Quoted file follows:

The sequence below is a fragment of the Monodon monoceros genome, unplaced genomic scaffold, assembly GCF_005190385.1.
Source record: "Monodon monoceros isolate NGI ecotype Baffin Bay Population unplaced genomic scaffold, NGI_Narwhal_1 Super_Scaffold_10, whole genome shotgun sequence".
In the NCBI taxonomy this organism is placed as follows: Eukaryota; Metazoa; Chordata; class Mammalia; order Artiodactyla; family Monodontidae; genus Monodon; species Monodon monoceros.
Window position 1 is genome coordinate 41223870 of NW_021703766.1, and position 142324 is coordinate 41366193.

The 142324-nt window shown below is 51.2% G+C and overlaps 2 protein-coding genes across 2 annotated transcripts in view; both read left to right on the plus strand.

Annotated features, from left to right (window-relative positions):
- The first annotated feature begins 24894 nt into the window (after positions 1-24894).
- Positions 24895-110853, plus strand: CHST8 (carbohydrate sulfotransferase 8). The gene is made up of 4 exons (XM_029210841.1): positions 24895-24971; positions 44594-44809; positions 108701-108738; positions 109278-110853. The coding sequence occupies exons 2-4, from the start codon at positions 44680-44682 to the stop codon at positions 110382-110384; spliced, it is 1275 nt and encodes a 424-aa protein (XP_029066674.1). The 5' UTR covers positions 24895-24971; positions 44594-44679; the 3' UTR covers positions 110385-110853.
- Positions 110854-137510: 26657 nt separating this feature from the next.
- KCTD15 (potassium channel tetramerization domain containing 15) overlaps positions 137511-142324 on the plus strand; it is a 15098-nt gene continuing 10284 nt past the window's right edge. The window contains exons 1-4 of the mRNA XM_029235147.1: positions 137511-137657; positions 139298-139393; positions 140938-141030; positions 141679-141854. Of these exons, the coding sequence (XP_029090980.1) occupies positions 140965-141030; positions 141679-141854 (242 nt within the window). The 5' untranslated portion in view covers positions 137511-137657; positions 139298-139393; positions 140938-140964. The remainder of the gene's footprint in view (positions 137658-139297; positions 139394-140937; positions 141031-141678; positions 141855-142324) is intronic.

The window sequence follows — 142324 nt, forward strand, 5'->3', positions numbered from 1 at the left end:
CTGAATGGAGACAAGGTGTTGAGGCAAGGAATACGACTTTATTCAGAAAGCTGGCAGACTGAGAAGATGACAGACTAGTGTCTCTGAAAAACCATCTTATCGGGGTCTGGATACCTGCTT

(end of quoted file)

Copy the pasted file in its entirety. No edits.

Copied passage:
The sequence below is a fragment of the Monodon monoceros genome, unplaced genomic scaffold, assembly GCF_005190385.1.
Source record: "Monodon monoceros isolate NGI ecotype Baffin Bay Population unplaced genomic scaffold, NGI_Narwhal_1 Super_Scaffold_10, whole genome shotgun sequence".
In the NCBI taxonomy this organism is placed as follows: Eukaryota; Metazoa; Chordata; class Mammalia; order Artiodactyla; family Monodontidae; genus Monodon; species Monodon monoceros.
Window position 1 is genome coordinate 41223870 of NW_021703766.1, and position 142324 is coordinate 41366193.

The 142324-nt window shown below is 51.2% G+C and overlaps 2 protein-coding genes across 2 annotated transcripts in view; both read left to right on the plus strand.

Annotated features, from left to right (window-relative positions):
- The first annotated feature begins 24894 nt into the window (after positions 1-24894).
- Positions 24895-110853, plus strand: CHST8 (carbohydrate sulfotransferase 8). The gene is made up of 4 exons (XM_029210841.1): positions 24895-24971; positions 44594-44809; positions 108701-108738; positions 109278-110853. The coding sequence occupies exons 2-4, from the start codon at positions 44680-44682 to the stop codon at positions 110382-110384; spliced, it is 1275 nt and encodes a 424-aa protein (XP_029066674.1). The 5' UTR covers positions 24895-24971; positions 44594-44679; the 3' UTR covers positions 110385-110853.
- Positions 110854-137510: 26657 nt separating this feature from the next.
- KCTD15 (potassium channel tetramerization domain containing 15) overlaps positions 137511-142324 on the plus strand; it is a 15098-nt gene continuing 10284 nt past the window's right edge. The window contains exons 1-4 of the mRNA XM_029235147.1: positions 137511-137657; positions 139298-139393; positions 140938-141030; positions 141679-141854. Of these exons, the coding sequence (XP_029090980.1) occupies positions 140965-141030; positions 141679-141854 (242 nt within the window). The 5' untranslated portion in view covers positions 137511-137657; positions 139298-139393; positions 140938-140964. The remainder of the gene's footprint in view (positions 137658-139297; positions 139394-140937; positions 141031-141678; positions 141855-142324) is intronic.

The window sequence follows — 142324 nt, forward strand, 5'->3', positions numbered from 1 at the left end:
CTGAATGGAGACAAGGTGTTGAGGCAAGGAATACGACTTTATTCAGAAAGCTGGCAGACTGAGAAGATGACAGACTAGTGTCTCTGAAAAACCATCTTATCGGGGTCTGGATACCTGCTT